April 19, 2024
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April 19, 2024
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Linking Northern and Central NJ, Bronx, Manhattan, Westchester and CT

The  author  was  asked  to  come  into  school  to  pack  up  her  students’  materials.  She  wrote  this  poem  after  she  saw  the  empty  school  on  April  28,  frozen  in  time  as  if  it  were  still  March  12. 

 

The teacher’s desk called out to all the student’s desks to say:

“I’m glad to see that there are still no kids with us today!”

“But why?” Replied the desks, “don’t you like when people come?”

“Well yes, I do, you know it’s true, but listen, everyone.

I’m sad to say that we still may have germs upon ourselves!

And that is why we’re left to cry since school has now been shelved.

The bulletin board called out to the poster down the hall,

“Hello, old friend, I see that we are not being changed at all!”

“Well yes, you see, since March we’ve been Just hanging here alone,

With no one walking by to see the work the kids have done.”

The school yard heard the whistling of the leaves across the grass

And felt nostalgic for the noise of class right after class.

The lunch tables, so clean and smooth, felt sorry to be bare

Without the wrappers, sandwiches and children sitting there.

The gym with sunlight streaming through upon its empty floors

Just waited for the sound of squeaky sneakers through its doors.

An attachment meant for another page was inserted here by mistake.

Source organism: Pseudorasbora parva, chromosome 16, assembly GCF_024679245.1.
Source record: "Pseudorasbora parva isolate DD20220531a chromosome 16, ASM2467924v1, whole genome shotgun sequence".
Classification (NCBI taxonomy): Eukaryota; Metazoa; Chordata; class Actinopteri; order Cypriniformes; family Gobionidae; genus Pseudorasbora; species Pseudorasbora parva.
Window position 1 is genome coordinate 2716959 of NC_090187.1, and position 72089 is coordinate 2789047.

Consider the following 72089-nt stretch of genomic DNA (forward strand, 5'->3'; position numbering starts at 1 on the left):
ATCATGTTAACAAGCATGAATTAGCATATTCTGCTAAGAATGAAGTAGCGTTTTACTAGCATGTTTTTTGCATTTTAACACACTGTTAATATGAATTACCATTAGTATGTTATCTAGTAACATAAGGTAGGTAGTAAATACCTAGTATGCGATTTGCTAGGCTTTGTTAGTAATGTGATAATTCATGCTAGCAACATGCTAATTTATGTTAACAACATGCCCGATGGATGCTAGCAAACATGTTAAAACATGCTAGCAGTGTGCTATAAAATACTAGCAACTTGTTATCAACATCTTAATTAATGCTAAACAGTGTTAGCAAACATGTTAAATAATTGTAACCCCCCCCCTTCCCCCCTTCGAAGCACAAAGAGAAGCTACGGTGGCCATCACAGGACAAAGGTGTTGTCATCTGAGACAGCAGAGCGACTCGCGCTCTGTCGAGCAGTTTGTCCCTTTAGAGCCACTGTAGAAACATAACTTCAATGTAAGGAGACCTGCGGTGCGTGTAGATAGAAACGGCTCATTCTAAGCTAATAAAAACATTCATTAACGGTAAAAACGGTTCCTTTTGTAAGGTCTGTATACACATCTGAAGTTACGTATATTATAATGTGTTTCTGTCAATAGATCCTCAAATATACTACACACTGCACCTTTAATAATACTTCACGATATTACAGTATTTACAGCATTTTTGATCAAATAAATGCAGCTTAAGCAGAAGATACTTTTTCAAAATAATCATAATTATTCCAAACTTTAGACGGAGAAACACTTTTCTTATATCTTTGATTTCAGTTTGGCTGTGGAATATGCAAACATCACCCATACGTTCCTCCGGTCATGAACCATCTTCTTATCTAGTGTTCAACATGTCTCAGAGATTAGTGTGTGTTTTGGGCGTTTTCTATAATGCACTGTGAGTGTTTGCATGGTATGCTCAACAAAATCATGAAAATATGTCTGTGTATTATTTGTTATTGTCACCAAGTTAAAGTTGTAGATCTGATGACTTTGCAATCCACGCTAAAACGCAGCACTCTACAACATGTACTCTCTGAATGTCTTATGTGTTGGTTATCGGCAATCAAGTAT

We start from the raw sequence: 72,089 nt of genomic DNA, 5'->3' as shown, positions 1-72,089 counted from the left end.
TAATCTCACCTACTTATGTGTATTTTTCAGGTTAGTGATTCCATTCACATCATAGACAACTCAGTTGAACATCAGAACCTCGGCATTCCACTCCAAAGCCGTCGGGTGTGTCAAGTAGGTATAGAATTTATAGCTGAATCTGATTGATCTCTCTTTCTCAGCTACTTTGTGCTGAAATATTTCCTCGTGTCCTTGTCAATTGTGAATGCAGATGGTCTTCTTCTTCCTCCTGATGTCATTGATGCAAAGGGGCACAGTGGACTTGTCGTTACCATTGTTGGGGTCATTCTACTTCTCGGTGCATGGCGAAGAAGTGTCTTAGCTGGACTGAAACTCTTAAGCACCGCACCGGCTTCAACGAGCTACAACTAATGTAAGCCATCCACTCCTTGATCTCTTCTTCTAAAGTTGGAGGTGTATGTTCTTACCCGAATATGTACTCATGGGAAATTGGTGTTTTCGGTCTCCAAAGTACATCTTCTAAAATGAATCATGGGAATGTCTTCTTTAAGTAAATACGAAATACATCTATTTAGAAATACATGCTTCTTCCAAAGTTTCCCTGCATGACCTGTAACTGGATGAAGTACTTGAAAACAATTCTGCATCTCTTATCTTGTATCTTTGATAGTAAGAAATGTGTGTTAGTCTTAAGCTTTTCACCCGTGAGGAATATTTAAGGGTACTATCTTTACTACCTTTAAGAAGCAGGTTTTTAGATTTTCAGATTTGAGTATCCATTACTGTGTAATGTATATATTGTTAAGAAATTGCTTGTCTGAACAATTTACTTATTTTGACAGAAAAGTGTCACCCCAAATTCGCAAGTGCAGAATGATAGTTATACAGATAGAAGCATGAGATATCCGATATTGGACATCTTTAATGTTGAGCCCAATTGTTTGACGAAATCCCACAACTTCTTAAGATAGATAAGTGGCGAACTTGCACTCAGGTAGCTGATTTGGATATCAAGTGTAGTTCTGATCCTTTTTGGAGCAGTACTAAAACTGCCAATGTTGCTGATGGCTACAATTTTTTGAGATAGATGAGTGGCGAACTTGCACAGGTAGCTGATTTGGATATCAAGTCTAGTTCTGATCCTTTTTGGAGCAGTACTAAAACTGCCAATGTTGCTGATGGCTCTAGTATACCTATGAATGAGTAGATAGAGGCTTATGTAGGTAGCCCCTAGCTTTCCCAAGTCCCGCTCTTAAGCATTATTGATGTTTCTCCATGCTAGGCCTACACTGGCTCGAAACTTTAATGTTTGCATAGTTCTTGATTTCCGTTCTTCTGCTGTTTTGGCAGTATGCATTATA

And in the principal’s office, the computer called the phone,

“Where is everybody? No more meetings? We’re all alone!”

Every little mezuzah hung, just waiting to be kissed

By hundreds of little children, but alas, they all were missed.

The shul, the siddurim, and the shtender stood in silence and all wept.

Their pain, too much to bear now that the children home are kept.

“Where are all their voices? All their prayers? All their songs?

How can we ever stand to be without them for this long?”

The longing of school to see the children once again

It echoes through the empty hallways, classrooms and offices.

Each child, each teacher, each person from the school, one family

And in our hearts we pray that soon together we will be.


Sorah Shaffren of Bergenfield has been teaching in New Jersey for 15 years, and is currently a fourth grade Judaic Studies and fifth grade general studies teacher at RYNJ. She is the creative director of Meorot, the annual Bergen County all girls production that benefits NCSY summer programs. She is the program director at Camp Dina for girls. Request to follow @sorahshaffren on Instagram. 

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